By now you've probably heard the rumors that Apple is having an event on October 14, where Steve Jobs will introduce new Apple laptops to the world. At this point, it's unclear whether the lines will be refreshed with new processors and configurations, or whether we'll see a more substantial redesign to the MacBook and MacBook Pro. Then there's the big secondary question of what's going on with the MacBook Air.
By now you've probably heard the rumors that Apple is having an event on October 14th, where Steve Jobs will introduce new Apple laptops to the world. At this point, it's unclear whether the lines will be refreshed with new processors and configurations or whether we'll see a more substantial redesign to the Macbook and Macbook Pro. And then there's the big secondary question of what's going on with the MacBook Air?
Chances are, if there's an update to the Air, we'll just see a bump in processor speed and storage capacity, particularly … Read more
Apple's shares fell 17.5 percent in early trading Monday, as two noted brokerage firms scaled back their recommendations to a "hold" from a "buy."
Apple fell as low as $105.77 a share in intraday trading, down substantially from its close of $128.24 on Friday. Apple's shares sold off sharply after Morgan Stanley and RBC Capital Markets downgraded the stock.
Morgan Stanley not only revised its recommendation for the stock, but also lowered its fiscal 2009 earnings estimate to $5.47 a share from $5.91 a share.
In listing its reasons … Read more
If you've yet to watch Microsoft CEO Steve Ballmer's recent Churchill Club comments on everything from server virtualization to search to the mobile market, you're in for a treat. Ballmer is at his best, ripping on everything and everyone...except Microsoft.
Indeed, it's when Ballmer hits rewind on history to argue that Apple will lose in all the markets in which it is currently thriving--including smartphones and laptops--because it's not enough like Microsoft that he hits peak form:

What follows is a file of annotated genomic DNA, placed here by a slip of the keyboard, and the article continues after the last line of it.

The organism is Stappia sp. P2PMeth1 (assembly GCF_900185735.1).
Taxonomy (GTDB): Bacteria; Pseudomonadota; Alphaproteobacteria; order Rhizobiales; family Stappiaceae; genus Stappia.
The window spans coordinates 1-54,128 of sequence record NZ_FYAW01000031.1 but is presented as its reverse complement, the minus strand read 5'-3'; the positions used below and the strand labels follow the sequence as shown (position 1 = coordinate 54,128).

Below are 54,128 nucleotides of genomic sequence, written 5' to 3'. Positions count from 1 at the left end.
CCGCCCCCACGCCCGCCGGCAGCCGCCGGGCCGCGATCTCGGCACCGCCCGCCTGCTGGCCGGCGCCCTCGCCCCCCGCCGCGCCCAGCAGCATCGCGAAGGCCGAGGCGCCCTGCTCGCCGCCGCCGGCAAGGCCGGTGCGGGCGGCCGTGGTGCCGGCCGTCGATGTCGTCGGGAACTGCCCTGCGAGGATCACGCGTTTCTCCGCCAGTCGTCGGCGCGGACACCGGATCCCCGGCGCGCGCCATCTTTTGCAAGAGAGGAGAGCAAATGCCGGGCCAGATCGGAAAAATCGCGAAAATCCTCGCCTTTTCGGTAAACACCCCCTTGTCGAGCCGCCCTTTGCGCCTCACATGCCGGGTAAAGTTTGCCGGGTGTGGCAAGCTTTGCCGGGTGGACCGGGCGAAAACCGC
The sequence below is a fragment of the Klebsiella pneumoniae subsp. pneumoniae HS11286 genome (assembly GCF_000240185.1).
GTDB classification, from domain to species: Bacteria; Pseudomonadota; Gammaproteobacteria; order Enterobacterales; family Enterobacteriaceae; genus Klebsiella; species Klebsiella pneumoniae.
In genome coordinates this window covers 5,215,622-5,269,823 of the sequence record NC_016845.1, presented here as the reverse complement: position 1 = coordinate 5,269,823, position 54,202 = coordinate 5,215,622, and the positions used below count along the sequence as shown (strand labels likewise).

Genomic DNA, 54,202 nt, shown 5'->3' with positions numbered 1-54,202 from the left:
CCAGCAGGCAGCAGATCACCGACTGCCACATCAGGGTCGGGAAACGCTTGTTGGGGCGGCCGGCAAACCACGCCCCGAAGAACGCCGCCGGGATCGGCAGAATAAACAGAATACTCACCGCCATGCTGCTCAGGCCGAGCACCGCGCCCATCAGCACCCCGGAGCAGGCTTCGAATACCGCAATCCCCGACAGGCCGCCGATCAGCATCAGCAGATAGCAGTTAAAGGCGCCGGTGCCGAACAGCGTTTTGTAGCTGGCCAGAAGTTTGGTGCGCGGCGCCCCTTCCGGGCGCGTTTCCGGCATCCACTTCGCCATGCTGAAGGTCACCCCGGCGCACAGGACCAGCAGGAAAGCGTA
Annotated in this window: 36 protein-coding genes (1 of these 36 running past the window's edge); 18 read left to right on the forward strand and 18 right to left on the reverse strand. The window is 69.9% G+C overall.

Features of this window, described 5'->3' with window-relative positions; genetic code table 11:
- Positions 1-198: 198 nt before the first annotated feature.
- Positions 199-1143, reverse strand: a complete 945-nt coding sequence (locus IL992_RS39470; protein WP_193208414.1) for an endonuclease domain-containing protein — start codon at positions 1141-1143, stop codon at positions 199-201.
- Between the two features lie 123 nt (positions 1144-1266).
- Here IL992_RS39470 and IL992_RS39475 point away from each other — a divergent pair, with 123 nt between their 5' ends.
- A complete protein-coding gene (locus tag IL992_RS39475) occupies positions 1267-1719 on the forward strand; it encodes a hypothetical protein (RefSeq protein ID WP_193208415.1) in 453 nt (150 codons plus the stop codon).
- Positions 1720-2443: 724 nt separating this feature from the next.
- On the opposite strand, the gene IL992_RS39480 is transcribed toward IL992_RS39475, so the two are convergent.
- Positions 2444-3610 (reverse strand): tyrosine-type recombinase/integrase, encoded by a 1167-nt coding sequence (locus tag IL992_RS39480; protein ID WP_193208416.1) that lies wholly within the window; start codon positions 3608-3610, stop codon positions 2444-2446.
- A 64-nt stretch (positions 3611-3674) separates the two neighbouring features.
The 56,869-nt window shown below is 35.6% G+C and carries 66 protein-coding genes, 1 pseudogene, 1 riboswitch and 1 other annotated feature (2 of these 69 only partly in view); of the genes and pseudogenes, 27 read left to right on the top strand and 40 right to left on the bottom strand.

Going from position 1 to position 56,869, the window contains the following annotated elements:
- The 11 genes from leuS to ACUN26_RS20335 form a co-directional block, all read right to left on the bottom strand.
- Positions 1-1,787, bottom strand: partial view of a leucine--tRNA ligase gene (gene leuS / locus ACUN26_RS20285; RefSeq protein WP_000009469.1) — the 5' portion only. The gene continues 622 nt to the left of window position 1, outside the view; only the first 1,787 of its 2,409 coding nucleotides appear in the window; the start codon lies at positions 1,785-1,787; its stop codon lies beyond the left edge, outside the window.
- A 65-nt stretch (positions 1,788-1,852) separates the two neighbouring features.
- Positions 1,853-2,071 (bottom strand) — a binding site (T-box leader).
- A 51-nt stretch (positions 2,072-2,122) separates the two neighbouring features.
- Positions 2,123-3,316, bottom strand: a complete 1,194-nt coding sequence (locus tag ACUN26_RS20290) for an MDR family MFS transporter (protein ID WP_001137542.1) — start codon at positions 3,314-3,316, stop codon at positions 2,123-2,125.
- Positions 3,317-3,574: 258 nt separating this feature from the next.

Asked about smartphones, Ballmer said Nokia, Research In Motion, and Apple will all lose out as the market expands over the next five years, because they design their own proprietary hardware and tie it closely to their software.
Nokia leads the smartphone market today with about a 30 percent share, he said. "If you want to reach more than that, you have to separate the hardware and software in the platform," he said.
In other words, he thinks the same strategy that helped Microsoft become the leader on the desktop--licensing its OS for use by other hardware makers--will let it win out on smartphones. Long term, he said, the battle will be between the Symbian OS (which is now open source), mobile versions of Linux, and Windows Mobile.
I have some sympathy for this view, having argued that Google's Android is weakened by its lack of control over hardware (and boy, is its current hardware ugly). But this is a problem for the next few years.
Will Microsoft's strategy to separate hardware and software win long-term? Maybe. indeed, probably. But "in the long run," as John Maynard Keynes famously said, "we're all dead." Microsoft's mobile business may not be around long enough to be able to gloat over the iPhone's diminished fortunes because, well, those fortunes are rocking right now.… Read more